Central City Integrated Health

Wellness for the Mind, Body and Community

Detroit, MI   |  www.centralcityhealth.com


To achieve wellness in the community by providing an array of primary, dental and behavioral health care, housing and substance abuse services with dignity and respect.

Notes from the nonprofit

November 7, 2013 - Detroit Central City Community Mental Health received $793,000 in federal funding to create Southeast Michigan’s sixth federally qualified health center (FQHC). DCC's Midtown Detroit community health center provides integrated primary, dental and behavioral health services, along with housing and support services to its current clients, un/underinsured clients, residents of public housing, the community at-large and the homeless. DCC had 120 days to begin operation as a health center and opened its doors on March 3, 2014, expects to treat about 4,000 patients by the end of the second year and plans to continue its mission of providing behavioral health assistance to over 4,600 homeless and public housing residents diagnosed with severe and persistent mental illness. Additional employees will be hired to supplement DCC’s 124-employee workforce. Under the Patient Protection and Affordable Care Act, the U.S. Department of Health and Human Services awarded $150 million to 236 new health center sites, including Detroit Central City, to expand access to care in medically underserved areas. Grants supporting the community health center were also received from The Jewish Fund and Blue Care Blue Shield of Michigan Foundation to support services for the un/underinsured target population. Metro Health Foundation, The Carls Foundation, Flinn Foundation and Oliver Dewey Marcks Foundation support the expansion of the health center into a 5,000 sq. ft. permanent site.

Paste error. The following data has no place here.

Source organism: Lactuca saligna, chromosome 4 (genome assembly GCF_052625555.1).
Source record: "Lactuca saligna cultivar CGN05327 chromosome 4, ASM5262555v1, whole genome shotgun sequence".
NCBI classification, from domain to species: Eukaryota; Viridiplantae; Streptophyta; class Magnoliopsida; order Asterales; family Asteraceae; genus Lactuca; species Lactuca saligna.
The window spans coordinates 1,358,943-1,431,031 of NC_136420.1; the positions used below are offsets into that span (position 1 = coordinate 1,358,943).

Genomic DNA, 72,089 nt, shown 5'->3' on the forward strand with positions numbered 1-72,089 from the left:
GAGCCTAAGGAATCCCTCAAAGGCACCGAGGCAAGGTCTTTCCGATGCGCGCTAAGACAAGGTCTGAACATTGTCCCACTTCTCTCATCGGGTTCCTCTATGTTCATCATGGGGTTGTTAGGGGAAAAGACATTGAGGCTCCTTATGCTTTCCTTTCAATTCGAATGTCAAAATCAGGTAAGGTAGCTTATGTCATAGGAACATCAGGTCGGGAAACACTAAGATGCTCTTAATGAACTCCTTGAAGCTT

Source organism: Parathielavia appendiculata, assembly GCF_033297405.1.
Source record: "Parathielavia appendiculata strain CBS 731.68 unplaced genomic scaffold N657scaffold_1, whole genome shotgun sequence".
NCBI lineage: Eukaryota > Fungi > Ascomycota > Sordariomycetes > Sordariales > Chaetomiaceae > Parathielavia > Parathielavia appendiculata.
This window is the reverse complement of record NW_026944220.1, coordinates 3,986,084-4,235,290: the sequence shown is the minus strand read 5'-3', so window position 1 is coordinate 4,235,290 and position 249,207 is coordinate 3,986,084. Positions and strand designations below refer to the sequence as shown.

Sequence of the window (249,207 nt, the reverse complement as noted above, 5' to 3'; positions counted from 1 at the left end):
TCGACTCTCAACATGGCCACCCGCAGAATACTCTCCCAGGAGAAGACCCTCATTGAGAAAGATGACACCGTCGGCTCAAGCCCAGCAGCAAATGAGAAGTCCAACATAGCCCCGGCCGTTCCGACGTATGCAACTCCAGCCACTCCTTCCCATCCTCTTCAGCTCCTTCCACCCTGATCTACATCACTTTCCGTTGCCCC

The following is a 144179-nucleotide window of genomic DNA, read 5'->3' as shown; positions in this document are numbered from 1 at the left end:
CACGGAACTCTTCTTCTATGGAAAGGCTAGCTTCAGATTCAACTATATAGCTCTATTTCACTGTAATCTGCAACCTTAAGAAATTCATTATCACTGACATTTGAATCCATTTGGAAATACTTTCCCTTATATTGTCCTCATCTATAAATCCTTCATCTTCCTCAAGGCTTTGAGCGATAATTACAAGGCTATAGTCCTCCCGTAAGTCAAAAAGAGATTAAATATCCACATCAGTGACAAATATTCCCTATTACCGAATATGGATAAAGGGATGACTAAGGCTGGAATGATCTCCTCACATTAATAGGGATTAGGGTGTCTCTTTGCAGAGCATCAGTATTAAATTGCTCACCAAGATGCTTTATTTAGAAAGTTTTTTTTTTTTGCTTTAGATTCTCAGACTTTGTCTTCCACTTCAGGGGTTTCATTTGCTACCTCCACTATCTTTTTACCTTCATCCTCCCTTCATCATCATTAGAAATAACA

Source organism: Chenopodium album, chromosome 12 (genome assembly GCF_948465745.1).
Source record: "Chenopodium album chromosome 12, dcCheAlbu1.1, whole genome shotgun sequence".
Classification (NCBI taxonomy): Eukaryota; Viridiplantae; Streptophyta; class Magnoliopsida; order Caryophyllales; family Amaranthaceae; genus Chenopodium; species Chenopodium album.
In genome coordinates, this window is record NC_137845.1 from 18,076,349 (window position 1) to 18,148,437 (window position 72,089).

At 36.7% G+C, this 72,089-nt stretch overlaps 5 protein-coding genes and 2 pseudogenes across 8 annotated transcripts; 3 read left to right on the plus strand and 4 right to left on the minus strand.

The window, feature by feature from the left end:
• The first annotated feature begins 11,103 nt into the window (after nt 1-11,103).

Detroit Central City has begun the re-development of the vacant Charlotte Apartments into 27 one-bedroom units at Second and Charlotte in Detroit, expected to be completed by December 2014. Funding will draw on City of Detroit HOME Funds, MSHDA low income housing tax credits, Brownfield Tax Credits and $300,000 from The Home Depot Foundation. All housing units will be designed to meet HUD quality standards, MSHDA design and construction criteria and applicable codes. The complex will have a community room, computer lab, library, meeting rooms and a common laundry room. The units will serve individuals who meet the eligibility requirements defined as “Special Needs Residents” and homeless. Eligible veterans will be directed to DCC by veteran’s organizations and other area service providers. Four of the units will be specifically designed for mobility impaired residents.

Ruling year info


President & CEO

Mr. Ryan Lepper

Vice President of Clinical Operations and Chief Medical Officer

Dr. Kimberly Farrow

Main address

17950 Woodward

Detroit, MI 48201 USA

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Formerly known as

Detroit Central City CMH